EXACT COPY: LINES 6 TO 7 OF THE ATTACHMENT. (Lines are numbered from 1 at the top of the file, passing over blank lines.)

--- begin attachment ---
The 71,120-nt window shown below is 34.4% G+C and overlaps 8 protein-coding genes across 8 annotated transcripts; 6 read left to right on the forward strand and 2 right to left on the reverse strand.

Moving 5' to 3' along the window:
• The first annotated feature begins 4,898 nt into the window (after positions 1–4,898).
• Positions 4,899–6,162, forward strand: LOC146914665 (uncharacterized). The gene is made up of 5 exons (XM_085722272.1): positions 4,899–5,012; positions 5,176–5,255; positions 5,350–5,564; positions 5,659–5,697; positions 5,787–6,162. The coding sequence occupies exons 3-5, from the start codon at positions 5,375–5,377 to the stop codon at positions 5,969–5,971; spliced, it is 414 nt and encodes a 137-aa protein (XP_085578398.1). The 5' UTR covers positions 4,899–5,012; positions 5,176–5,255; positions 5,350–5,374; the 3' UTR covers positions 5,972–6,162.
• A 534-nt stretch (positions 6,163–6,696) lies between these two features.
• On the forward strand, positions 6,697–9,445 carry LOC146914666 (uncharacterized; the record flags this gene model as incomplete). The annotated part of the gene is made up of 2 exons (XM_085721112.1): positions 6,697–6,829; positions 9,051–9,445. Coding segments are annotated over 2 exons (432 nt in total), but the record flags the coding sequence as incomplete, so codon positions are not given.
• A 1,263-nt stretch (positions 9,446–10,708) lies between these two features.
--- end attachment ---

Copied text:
• On the forward strand, positions 6,697–9,445 carry LOC146914666 (uncharacterized; the record flags this gene model as incomplete). The annotated part of the gene is made up of 2 exons (XM_085721112.1): positions 6,697–6,829; positions 9,051–9,445. Coding segments are annotated over 2 exons (432 nt in total), but the record flags the coding sequence as incomplete, so codon positions are not given.
• A 1,263-nt stretch (positions 9,446–10,708) lies between these two features.